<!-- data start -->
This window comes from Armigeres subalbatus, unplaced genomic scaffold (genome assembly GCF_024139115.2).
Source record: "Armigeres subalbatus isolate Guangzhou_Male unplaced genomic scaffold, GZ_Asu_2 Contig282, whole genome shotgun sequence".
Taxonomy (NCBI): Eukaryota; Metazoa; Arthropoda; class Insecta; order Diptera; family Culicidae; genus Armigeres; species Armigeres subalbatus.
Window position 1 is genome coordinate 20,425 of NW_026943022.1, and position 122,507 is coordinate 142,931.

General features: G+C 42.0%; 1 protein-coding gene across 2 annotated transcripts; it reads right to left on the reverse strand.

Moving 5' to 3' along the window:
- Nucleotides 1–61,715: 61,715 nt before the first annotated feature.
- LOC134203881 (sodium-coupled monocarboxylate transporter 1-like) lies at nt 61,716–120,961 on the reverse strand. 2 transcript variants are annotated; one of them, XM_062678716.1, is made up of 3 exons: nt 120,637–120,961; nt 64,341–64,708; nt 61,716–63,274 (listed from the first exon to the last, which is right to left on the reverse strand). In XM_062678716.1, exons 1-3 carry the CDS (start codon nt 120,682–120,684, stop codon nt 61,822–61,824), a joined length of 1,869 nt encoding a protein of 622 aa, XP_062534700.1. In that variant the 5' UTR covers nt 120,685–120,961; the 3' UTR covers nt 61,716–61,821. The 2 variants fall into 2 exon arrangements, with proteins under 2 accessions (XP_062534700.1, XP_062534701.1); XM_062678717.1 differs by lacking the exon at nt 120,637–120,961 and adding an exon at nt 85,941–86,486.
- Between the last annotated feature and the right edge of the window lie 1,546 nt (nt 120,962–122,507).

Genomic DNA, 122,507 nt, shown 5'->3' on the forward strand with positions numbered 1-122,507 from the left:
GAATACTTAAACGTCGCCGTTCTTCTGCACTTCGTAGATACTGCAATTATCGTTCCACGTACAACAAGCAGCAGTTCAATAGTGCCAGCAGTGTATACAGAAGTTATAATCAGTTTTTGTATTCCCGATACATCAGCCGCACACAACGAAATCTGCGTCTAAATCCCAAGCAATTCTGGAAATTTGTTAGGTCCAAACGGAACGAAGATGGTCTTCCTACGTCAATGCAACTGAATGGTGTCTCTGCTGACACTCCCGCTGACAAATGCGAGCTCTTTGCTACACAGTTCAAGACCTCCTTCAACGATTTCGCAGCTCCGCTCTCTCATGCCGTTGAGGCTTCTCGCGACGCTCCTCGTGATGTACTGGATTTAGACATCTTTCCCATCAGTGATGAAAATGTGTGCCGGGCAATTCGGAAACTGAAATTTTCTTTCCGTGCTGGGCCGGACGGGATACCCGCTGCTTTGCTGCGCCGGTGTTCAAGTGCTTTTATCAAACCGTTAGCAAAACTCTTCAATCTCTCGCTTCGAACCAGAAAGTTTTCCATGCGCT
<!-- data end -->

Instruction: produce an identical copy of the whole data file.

This window comes from Armigeres subalbatus, unplaced genomic scaffold (genome assembly GCF_024139115.2).
Source record: "Armigeres subalbatus isolate Guangzhou_Male unplaced genomic scaffold, GZ_Asu_2 Contig282, whole genome shotgun sequence".
Taxonomy (NCBI): Eukaryota; Metazoa; Arthropoda; class Insecta; order Diptera; family Culicidae; genus Armigeres; species Armigeres subalbatus.
Window position 1 is genome coordinate 20,425 of NW_026943022.1, and position 122,507 is coordinate 142,931.

General features: G+C 42.0%; 1 protein-coding gene across 2 annotated transcripts; it reads right to left on the reverse strand.

Moving 5' to 3' along the window:
- Nucleotides 1–61,715: 61,715 nt before the first annotated feature.
- LOC134203881 (sodium-coupled monocarboxylate transporter 1-like) lies at nt 61,716–120,961 on the reverse strand. 2 transcript variants are annotated; one of them, XM_062678716.1, is made up of 3 exons: nt 120,637–120,961; nt 64,341–64,708; nt 61,716–63,274 (listed from the first exon to the last, which is right to left on the reverse strand). In XM_062678716.1, exons 1-3 carry the CDS (start codon nt 120,682–120,684, stop codon nt 61,822–61,824), a joined length of 1,869 nt encoding a protein of 622 aa, XP_062534700.1. In that variant the 5' UTR covers nt 120,685–120,961; the 3' UTR covers nt 61,716–61,821. The 2 variants fall into 2 exon arrangements, with proteins under 2 accessions (XP_062534700.1, XP_062534701.1); XM_062678717.1 differs by lacking the exon at nt 120,637–120,961 and adding an exon at nt 85,941–86,486.
- Between the last annotated feature and the right edge of the window lie 1,546 nt (nt 120,962–122,507).

Genomic DNA, 122,507 nt, shown 5'->3' on the forward strand with positions numbered 1-122,507 from the left:
GAATACTTAAACGTCGCCGTTCTTCTGCACTTCGTAGATACTGCAATTATCGTTCCACGTACAACAAGCAGCAGTTCAATAGTGCCAGCAGTGTATACAGAAGTTATAATCAGTTTTTGTATTCCCGATACATCAGCCGCACACAACGAAATCTGCGTCTAAATCCCAAGCAATTCTGGAAATTTGTTAGGTCCAAACGGAACGAAGATGGTCTTCCTACGTCAATGCAACTGAATGGTGTCTCTGCTGACACTCCCGCTGACAAATGCGAGCTCTTTGCTACACAGTTCAAGACCTCCTTCAACGATTTCGCAGCTCCGCTCTCTCATGCCGTTGAGGCTTCTCGCGACGCTCCTCGTGATGTACTGGATTTAGACATCTTTCCCATCAGTGATGAAAATGTGTGCCGGGCAATTCGGAAACTGAAATTTTCTTTCCGTGCTGGGCCGGACGGGATACCCGCTGCTTTGCTGCGCCGGTGTTCAAGTGCTTTTATCAAACCGTTAGCAAAACTCTTCAATCTCTCGCTTCGAACCAGAAAGTTTTCCATGCGCT